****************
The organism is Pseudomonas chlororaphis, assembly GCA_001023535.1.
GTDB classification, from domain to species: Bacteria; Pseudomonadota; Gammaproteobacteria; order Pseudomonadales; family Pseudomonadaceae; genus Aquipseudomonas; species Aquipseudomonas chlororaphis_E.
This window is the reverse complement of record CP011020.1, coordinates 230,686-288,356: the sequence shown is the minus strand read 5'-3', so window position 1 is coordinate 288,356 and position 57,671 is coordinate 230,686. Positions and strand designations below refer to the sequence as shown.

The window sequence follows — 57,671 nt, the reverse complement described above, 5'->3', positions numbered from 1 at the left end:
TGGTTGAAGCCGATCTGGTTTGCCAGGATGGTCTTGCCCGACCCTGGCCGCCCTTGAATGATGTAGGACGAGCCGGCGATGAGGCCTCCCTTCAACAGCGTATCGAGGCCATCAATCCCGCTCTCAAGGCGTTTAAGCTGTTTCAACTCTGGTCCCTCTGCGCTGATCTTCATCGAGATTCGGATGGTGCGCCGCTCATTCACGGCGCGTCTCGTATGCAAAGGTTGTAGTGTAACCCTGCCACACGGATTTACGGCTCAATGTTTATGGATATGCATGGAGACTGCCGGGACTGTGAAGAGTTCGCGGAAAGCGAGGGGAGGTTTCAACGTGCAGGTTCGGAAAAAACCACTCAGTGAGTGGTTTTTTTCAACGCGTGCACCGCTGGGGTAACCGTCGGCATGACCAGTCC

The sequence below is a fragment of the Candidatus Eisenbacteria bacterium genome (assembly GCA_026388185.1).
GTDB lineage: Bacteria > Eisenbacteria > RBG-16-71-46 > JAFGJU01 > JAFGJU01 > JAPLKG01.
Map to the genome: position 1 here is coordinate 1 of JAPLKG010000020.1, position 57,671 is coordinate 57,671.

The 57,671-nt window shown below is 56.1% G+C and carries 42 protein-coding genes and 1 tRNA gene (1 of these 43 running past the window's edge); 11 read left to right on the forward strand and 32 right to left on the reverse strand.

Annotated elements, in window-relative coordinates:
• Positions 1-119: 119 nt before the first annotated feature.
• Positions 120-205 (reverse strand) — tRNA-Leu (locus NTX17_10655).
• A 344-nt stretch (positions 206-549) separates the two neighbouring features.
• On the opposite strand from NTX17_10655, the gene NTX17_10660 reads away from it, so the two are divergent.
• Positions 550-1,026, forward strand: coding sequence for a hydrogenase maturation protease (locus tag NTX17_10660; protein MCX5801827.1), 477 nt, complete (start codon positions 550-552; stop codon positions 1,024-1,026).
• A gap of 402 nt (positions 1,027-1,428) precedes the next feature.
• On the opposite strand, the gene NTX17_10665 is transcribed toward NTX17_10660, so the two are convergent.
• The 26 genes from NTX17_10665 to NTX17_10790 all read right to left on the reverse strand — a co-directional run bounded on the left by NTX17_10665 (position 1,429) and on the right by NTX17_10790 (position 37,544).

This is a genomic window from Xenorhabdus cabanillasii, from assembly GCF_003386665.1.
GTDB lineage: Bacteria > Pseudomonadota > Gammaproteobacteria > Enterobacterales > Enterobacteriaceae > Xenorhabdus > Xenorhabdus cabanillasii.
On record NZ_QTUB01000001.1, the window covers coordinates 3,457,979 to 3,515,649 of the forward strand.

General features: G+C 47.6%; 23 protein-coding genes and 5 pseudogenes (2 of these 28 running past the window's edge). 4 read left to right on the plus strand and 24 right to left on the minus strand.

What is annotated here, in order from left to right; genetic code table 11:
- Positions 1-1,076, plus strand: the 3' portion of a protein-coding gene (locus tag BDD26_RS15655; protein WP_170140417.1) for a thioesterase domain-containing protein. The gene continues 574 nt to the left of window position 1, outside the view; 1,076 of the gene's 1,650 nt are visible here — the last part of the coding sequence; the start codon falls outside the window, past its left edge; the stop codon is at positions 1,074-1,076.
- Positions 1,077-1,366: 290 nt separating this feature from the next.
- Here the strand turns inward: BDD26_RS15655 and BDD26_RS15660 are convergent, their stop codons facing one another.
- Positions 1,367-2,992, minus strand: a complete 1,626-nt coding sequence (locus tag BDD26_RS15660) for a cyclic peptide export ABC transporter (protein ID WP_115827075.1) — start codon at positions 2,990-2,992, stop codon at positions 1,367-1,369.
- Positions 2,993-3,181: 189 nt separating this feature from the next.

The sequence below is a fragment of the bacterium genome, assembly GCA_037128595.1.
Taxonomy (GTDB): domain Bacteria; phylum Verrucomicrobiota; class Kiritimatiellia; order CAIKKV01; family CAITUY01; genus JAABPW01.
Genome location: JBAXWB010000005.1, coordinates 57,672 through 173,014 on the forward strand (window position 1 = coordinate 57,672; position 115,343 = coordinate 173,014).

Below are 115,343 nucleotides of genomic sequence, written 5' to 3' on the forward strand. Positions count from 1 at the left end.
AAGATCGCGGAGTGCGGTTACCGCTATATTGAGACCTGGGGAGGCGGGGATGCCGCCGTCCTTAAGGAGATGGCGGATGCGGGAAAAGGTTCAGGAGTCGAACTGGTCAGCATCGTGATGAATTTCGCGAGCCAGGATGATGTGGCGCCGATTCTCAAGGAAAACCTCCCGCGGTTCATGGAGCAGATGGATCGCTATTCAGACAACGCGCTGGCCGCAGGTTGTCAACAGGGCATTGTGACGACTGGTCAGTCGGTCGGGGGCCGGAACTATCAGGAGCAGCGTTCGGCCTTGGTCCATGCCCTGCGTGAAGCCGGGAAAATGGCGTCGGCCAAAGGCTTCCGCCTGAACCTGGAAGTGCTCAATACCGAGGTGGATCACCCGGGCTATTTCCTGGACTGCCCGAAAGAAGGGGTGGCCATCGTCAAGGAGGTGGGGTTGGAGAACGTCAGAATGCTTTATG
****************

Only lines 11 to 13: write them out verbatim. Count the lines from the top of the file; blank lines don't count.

• Positions 1-119: 119 nt before the first annotated feature.
• Positions 120-205 (reverse strand) — tRNA-Leu (locus NTX17_10655).
• A 344-nt stretch (positions 206-549) separates the two neighbouring features.